Here is a question for all you coarse anglers out there. What is your decision process when deciding to opt for loose feeding or ground baiting? As a newbie I am still confused about which to use. Due to the lockdown last year there were no other anglers around to learn off of so I have been trying to puzzle all this out on my own.
My coarse angling was confined to natural stillwaters and canals last year and my planned trips to fish the rivers for winter roach this month are obviously on hold due to the pandemic. My target species are roach, bream, hybrids, rudd and perch but being of easy virtue I accept anything that is willing to bite. Bear in mind we don’t have crucians, chub, dace, carp, ruffe or catfish here (Ok so there are a tiny number of carp fisheries in Ireland but none near me). My methods are normally one rod on the waggler and the other either touch legering in the margins or a swimfeeder further out. I don’t fish with the pole. Looking back the float probably catches 60% of the fish, a worm legered in the margins about 30% and a measly 10% fall to the swimfeeder. Maggot tempts most of my fish but the worm is very good too. To date I have found sweetcorn useless and have not tried other baits such as bread, paste or even casters.
From the above is looks to me like I am very inefficient with the swimfeeder and too conservative with my bait choice. Watching videos by expert anglers has confused me more than anything. Do all these fancy groundbaits really make such a difference? Does some mush labelled ‘crab and coconut’ or whatever really drive the fish mad? I am deeply reluctant to fork out 6 or 7 Euro for such smelly delicacies on the off chance they will attract a few fish into a swim. But then again my brown crumb with some maggots approach is none too successful so far. I did reasonably well one day when I added some vanilla to the groundbait but have not had the opportunity to try that experiment again.
Up till now my typical approach is to fire in some balls of groundbait, usually brown crumb with a few maggots, while I am setting up. I will throw in some more balls for the first 20 minutes or so and if I start catching I will either loose feed a trickle of maggots or chuck in the odd ball of groundbait. I must admit this does not seem to work too well as I often catch in short bursts and can’t seem to hold a shoal in front of me. What am I doing wrong? It has crossed my mind that I am overfeeding but judging by the videos it doesn’t look like it. As a rough guide, half a pint of maggots and a small tub of worms will last me a 4 or 5 hour session, usually with some left over. I use a bag of brown crumb in that time too.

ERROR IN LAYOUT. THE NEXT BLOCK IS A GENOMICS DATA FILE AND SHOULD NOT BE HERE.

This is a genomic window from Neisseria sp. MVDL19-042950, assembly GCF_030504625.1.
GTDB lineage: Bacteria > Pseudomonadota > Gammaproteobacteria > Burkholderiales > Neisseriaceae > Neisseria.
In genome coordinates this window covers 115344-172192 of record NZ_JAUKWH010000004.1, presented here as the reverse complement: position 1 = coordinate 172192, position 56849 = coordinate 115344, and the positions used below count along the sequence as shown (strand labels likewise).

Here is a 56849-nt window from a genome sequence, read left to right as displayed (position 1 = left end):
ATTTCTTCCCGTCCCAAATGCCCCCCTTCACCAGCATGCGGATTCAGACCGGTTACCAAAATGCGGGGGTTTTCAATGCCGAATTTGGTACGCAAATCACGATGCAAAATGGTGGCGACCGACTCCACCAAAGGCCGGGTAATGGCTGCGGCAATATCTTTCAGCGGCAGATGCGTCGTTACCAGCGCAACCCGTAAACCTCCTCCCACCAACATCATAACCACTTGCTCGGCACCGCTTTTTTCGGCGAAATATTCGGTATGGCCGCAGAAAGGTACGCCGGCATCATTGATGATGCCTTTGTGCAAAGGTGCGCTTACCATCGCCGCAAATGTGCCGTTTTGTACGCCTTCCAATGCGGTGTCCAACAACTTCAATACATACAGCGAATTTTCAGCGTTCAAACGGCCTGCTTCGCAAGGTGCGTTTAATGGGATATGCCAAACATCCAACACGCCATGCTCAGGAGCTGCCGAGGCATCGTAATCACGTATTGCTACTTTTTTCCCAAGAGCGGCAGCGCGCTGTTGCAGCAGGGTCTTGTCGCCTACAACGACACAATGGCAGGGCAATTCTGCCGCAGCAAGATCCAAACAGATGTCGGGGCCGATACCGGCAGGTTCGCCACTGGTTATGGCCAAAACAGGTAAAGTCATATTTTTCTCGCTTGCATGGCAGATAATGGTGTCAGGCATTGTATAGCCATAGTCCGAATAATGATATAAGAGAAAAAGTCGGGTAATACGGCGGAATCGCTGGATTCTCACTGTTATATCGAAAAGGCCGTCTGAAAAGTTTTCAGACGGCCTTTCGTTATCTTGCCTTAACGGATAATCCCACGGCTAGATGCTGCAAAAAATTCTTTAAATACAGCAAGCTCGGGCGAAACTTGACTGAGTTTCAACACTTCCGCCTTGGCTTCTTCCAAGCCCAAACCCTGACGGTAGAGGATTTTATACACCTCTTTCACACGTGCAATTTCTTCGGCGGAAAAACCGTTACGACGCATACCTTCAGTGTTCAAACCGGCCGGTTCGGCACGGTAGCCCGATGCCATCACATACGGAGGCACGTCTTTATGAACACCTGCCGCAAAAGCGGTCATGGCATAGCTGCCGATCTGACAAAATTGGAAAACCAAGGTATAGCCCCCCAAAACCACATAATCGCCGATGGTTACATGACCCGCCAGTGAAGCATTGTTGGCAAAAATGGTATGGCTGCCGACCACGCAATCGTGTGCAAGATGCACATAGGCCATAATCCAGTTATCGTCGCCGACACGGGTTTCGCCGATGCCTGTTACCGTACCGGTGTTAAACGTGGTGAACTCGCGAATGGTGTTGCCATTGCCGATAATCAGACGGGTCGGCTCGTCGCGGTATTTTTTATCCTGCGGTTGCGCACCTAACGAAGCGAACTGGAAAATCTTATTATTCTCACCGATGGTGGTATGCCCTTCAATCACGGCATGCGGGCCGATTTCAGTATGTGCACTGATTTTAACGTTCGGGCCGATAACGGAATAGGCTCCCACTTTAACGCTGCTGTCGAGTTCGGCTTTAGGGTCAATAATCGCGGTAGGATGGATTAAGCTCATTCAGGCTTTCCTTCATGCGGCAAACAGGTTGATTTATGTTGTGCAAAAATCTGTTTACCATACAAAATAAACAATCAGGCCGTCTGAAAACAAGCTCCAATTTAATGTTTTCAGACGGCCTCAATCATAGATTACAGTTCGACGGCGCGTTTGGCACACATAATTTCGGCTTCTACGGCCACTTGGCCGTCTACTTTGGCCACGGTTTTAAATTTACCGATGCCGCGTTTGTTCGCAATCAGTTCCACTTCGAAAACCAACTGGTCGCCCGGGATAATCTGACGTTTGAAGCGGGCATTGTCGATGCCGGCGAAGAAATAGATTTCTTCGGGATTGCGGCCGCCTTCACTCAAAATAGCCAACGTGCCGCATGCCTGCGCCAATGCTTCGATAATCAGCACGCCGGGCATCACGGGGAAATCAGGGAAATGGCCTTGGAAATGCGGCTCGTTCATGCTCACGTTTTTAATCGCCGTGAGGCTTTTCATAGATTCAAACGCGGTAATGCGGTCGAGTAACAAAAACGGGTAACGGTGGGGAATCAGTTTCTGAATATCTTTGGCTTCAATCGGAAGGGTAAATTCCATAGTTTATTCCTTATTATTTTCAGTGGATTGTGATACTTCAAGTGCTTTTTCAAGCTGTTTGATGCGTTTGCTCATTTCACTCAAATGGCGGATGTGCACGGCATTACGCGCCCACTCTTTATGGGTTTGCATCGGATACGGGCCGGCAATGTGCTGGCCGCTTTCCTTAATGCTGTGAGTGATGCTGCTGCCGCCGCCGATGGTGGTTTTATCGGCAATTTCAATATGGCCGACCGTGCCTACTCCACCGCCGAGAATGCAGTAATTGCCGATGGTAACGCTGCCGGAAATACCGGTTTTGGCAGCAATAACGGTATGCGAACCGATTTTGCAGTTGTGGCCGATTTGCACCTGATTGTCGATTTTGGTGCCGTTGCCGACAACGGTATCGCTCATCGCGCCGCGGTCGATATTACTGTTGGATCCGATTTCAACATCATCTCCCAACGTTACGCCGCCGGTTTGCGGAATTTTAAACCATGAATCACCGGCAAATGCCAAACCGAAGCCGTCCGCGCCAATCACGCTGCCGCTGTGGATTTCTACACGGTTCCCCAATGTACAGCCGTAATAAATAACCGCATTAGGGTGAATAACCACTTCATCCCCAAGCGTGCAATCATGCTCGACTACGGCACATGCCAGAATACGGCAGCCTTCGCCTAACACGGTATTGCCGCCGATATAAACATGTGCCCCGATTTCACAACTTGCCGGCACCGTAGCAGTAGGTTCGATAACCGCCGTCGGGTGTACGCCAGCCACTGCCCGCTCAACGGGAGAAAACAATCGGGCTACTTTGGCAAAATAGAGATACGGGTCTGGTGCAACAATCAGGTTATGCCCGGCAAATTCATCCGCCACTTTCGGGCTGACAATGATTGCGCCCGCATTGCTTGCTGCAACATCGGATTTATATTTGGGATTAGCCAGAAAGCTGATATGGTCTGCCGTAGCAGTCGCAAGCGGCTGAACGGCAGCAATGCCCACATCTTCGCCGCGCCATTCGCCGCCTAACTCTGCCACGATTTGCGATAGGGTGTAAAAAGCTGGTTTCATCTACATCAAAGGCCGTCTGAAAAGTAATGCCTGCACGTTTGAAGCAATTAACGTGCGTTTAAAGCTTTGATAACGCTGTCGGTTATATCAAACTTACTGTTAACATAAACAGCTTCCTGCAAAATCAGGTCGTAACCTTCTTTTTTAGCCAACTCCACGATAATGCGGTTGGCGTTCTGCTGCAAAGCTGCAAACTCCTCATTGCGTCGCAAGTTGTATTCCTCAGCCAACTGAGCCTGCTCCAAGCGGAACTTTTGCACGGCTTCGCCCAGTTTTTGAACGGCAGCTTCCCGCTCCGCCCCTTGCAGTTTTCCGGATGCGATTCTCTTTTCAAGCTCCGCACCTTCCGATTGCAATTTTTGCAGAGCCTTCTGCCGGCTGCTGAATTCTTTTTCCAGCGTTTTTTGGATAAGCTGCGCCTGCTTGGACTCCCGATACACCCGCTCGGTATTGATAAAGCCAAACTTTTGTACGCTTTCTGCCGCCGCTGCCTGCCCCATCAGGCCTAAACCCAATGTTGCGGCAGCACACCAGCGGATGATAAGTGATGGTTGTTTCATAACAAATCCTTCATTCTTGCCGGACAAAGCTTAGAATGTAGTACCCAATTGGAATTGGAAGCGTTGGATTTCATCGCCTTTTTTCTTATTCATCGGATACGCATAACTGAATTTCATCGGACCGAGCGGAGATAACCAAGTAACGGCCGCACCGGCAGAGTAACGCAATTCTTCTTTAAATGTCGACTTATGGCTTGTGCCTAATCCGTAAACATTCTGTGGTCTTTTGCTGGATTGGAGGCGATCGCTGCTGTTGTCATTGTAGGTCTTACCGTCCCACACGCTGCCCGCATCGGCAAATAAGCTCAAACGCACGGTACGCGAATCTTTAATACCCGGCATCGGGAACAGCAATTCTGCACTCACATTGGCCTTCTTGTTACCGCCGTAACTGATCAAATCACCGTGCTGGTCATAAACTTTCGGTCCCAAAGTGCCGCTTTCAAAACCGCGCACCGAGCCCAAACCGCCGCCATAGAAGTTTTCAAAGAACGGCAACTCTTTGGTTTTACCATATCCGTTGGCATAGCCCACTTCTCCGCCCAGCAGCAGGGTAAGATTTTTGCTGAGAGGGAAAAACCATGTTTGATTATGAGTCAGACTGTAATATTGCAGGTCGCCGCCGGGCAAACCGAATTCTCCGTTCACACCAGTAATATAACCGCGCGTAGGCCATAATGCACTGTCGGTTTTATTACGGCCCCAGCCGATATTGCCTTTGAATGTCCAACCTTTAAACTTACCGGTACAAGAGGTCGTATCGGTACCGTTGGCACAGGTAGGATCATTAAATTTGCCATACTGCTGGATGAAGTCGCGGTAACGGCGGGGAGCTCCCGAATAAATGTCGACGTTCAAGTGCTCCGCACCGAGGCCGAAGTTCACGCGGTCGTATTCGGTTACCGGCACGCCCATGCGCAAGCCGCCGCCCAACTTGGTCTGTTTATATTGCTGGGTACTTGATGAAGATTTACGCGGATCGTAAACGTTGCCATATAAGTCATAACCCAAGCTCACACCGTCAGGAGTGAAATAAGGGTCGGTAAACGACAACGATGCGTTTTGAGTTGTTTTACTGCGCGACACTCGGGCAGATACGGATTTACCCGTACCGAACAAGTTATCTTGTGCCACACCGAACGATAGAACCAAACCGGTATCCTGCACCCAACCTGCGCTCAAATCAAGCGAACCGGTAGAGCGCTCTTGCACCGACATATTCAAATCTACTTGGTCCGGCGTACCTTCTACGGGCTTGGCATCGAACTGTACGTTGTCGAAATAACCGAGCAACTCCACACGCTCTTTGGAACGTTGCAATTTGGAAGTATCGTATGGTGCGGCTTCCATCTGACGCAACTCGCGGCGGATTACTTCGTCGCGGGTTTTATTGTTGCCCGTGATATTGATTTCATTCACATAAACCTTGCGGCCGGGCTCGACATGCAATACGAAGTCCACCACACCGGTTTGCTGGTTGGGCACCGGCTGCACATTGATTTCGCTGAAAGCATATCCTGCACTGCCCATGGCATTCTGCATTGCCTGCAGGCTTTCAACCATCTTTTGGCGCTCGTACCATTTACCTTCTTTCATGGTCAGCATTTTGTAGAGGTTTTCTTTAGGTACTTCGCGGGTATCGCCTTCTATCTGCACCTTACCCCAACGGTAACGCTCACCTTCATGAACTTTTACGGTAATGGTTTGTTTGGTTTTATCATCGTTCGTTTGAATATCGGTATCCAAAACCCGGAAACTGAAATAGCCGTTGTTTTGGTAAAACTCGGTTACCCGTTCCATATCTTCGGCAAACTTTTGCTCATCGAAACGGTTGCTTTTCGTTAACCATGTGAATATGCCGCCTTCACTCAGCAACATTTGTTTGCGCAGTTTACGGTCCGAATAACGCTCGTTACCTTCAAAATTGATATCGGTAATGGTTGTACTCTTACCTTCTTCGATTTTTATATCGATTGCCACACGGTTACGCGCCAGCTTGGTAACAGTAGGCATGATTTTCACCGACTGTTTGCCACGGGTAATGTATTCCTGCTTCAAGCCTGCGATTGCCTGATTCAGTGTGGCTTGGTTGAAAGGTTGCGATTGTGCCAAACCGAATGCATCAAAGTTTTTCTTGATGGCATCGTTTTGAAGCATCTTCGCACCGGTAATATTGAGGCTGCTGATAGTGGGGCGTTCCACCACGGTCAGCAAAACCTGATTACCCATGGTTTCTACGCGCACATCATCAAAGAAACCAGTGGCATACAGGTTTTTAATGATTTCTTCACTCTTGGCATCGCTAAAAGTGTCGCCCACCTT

I like watching Greame Pullen’s ‘Totally awesome fishing show’, it is both entertaining and informative. He makes up a cheap groundbait based on bran and no.1 horse feed, something I might try this year. None of the tackle shops in the immediate area stock things like groundbait and I have no desire to buy that fancy stuff online. I want to make my own and the TAF recipe looks to be as good as any I have seen.
Watching all those videos I was struck by the fact they are often filmed on days when conditions are perfect. ‘It’s a lovely day on the such-and-such canal’ says the angler sitting on the banks of a picture perfect swim and the water is not the colour of oxtail soup or the wind blowing a hooley (my normal conditions). I am maybe just impatient and just need to stick to the basics and I’ll pick up the tricks of the trade. Any ideas from you guys would be deeply appreciated!
Just a quick update on what is happening here in Ireland. The level 5 lockdown is still in force and is being rigorously enforced by the guards. No travel beyond 5km unless you are travelling to work. That means for virtually all anglers there is no fishing. The death rate and rate of infection are both stubbornly high so it is unlikely the restrictions will be lifted any time soon. Here in Mayo we have some of the highest per capita rates in the country which is a bit scary. Areas like Belmullet have been particularly badly hit.
Stay safe out there!